Economists at the University of Pennsylvania, also using actual pre-ACA individual market data, estimated that the total expected price of individual market coverage (premiums plus out-of-pocket payments) increased by 14% to 28% as a result of the ACA. According to their findings, “the pre-ACA average premium was lower than the lowest silver plan premium.” Penn’s economists also estimated that plans in the individual market before the ACA had similar actuarial value to silver plans, not an average actuarial value that was 10 percentage points less (and 17% less) than assumed by Adler and Ginsburg. Importantly, all of these studies compare gross premiums before and after the ACA without accounting for subsidies that lowered ACA plan premiums.
Perhaps the most striking visual data that suggest Adler and Ginsburg’s conclusions are wrong is an S&P Global Institute analysis of individual market per member per month (PMPM) costs from May. The figure below from the S&P report shows trends in PMPM costs for the individual and employer-provided markets. The ACA is responsible for the huge spike, clearly shown in the figure, in the individual market PMPM costs, which by early 2015 exceeded PMPM costs in the employer markets.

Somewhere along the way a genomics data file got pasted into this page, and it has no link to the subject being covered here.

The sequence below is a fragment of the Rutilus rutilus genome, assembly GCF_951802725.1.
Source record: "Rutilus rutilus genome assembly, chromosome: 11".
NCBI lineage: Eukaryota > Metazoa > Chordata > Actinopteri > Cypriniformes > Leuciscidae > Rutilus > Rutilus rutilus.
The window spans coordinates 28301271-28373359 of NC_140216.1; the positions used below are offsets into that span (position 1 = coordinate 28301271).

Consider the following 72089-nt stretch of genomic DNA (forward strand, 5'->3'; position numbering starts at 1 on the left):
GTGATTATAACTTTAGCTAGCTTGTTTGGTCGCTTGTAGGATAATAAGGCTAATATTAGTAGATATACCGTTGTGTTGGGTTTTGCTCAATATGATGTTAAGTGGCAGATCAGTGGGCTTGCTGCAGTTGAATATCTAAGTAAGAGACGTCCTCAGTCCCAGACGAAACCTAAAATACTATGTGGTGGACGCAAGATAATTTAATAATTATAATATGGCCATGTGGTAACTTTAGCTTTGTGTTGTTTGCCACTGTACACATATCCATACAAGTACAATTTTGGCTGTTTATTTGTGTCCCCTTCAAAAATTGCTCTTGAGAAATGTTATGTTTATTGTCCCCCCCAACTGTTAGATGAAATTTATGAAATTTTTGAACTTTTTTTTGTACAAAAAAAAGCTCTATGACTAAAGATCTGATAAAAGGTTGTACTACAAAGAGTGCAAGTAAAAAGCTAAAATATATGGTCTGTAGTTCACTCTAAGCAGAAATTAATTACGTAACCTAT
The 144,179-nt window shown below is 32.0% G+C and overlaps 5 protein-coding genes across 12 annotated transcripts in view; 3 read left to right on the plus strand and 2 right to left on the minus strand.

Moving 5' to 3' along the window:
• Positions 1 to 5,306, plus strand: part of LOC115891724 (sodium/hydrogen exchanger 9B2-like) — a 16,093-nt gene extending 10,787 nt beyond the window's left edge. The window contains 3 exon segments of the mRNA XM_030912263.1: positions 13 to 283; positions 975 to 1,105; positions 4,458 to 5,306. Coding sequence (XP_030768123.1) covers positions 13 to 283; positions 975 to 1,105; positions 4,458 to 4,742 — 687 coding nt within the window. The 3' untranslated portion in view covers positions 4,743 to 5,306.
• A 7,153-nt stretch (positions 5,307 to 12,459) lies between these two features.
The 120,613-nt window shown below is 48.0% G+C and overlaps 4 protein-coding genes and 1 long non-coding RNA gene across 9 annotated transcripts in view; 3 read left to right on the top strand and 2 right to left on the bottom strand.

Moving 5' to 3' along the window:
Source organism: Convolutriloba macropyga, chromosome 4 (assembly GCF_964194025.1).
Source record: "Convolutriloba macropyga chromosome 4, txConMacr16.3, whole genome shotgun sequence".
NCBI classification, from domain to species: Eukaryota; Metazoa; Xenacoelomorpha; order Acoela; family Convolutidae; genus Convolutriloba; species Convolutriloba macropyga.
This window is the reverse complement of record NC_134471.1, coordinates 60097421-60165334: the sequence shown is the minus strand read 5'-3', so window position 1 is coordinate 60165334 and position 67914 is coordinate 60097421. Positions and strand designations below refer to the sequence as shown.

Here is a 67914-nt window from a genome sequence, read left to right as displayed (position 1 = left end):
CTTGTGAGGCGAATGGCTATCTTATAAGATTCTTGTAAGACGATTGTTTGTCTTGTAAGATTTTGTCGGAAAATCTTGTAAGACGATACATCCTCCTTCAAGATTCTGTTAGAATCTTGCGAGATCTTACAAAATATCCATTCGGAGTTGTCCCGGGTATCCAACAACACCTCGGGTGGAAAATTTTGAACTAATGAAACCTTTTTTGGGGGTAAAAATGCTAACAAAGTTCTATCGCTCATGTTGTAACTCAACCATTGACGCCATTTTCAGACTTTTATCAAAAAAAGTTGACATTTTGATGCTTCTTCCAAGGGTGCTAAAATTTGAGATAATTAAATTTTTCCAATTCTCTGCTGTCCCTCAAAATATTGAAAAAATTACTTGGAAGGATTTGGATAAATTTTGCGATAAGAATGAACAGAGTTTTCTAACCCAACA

The data shows a huge increase in PMPM costs in the individual market between 2013 and 2015. According to S&P, PMPM costs increased 38% between 2013 and 2014, and another 23% between 2014 and 2015. The two-year increase (69%) is the product of the two single-year increases.
The comparable PMPM cost increase in the employer market, which the ACA affected much less, amounted to about 11%. Assuming an 11% increase would have happened in the individual market absent the ACA, a very rough initial guess would be that the ACA increased individual market PMPM costs by about 58% between 2013 and 2015. As previously noted, premiums did not increase by this full 58% because of insurers’ large losses and the large subsidies they received.
It is worth noting that the individual market includes both ACA-compliant plans as well as non-ACA-compliant plans. If only ACA-compliant plans were included in the post-2013 data, the spike would likely be much larger.